The Tennessee in the Civil War Message Board

Nashville CWRT - March 2018 meeting


March 20th, 2018 – Our 107th meeting!! We continue our seventh year. We now meet on the THIRD TUESDAY of each month!

The next meeting of the Nashville (TN) Civil War Roundtable will be on TUESDAY, March 20th, 2018, in the visitor’s center of Ft. Negley Park, a unit of Metro Parks, Nashville, TN. This is located off I-65 just south of downtown between 4th Avenue South and 8th Avenue South on Edgehill Avenue/Chestnut Avenue. Take Exit 81, Wedgewood Avenue, off I-65 and follow the signs to the Science Museum.

The meeting begins at 7:00 PM and is always open to the public. Members please bring a friend or two – new recruits are always welcomed.

Our Speaker and Topic - “Walking The Line: The Civil War Defenses of Atlanta – Or Preservation Gone Badly”

In May 1864 General Sherman marched towards Atlanta, to capture the Confederacy’s economic lynch pin. It took him six weeks to accomplish that task. Why so long? Atlanta had a perimeter, not the 64-mile I-285 Interstate we have today but a 12-mile line of 36 forts that kept him out. Awed by their power, Sherman never conceived of a direct frontal assault on Atlanta’s forts instead opting for maneuver against the three railroads that ran into the city and kept it supplied. These set up the Battles of Atlanta, Ezra Church, Utoy Creek and Jonesboro, the Confederate defeat there sealing the fate of the city. These works were never conquered, only abandoned. And then they were forgotten and, in most cases, destroyed and plowed under. Few traces remain today and only one of the major forts – Fort Hood, in Grant Park.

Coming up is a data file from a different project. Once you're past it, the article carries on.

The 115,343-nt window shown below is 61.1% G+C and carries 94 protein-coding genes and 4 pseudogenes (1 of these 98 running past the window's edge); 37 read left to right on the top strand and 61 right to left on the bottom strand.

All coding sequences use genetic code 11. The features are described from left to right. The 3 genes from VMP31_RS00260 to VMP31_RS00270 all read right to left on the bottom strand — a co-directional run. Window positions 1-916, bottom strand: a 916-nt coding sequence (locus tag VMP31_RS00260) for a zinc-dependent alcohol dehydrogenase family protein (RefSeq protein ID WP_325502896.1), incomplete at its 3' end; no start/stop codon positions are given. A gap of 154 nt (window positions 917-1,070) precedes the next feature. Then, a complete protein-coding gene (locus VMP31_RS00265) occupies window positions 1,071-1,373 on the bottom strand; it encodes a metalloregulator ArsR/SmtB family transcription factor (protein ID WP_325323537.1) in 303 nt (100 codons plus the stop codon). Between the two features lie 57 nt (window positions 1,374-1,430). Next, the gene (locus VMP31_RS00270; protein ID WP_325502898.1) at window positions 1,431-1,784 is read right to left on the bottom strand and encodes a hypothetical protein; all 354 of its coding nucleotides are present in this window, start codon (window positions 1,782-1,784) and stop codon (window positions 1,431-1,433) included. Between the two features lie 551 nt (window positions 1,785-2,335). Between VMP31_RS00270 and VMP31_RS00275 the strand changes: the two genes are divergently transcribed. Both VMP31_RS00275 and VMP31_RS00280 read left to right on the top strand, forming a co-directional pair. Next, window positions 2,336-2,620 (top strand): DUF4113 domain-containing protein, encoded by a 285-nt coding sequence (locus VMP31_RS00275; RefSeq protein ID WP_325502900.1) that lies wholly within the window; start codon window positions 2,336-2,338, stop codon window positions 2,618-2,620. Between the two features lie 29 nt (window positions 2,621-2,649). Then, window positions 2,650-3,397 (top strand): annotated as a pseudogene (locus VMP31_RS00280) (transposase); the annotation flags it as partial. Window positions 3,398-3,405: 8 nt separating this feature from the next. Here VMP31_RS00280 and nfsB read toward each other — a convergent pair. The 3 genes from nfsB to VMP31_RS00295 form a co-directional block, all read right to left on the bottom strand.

Atlanta is a textbook case of the population doing what the conqueror couldn't do, try to erase history. Whatever happened to the 36 forts that defended Atlanta? Can you find them today? Can you visit them now and ‘walk the line’ between them? This presentation will talk about how the forts came into existence, what happened during the siege, and then the slow erasure of the forts over the next 150 years. The highlights of three walking tours to see the forts and their locations will be well-illustrated, followed by a discussion on proposals to not let the forts completely disappear into history.

The rediscovery and modern status of the forts and Line is the subject of “Walking The Line,” a book by Dr. Larry Krumenaker. He is a former astronomer, occasional college educator, and a science and history writer who in the past five years has lived in Atlanta, in Cologne, Germany (writing a guidebook on Roman ruins there), and now in Alabama.

We hope that you will attend this informative meeting and learn about the defensive works of Atlanta. Their fate was the same as those of Nashville’s after the war and much can be learned still from where they are/were today.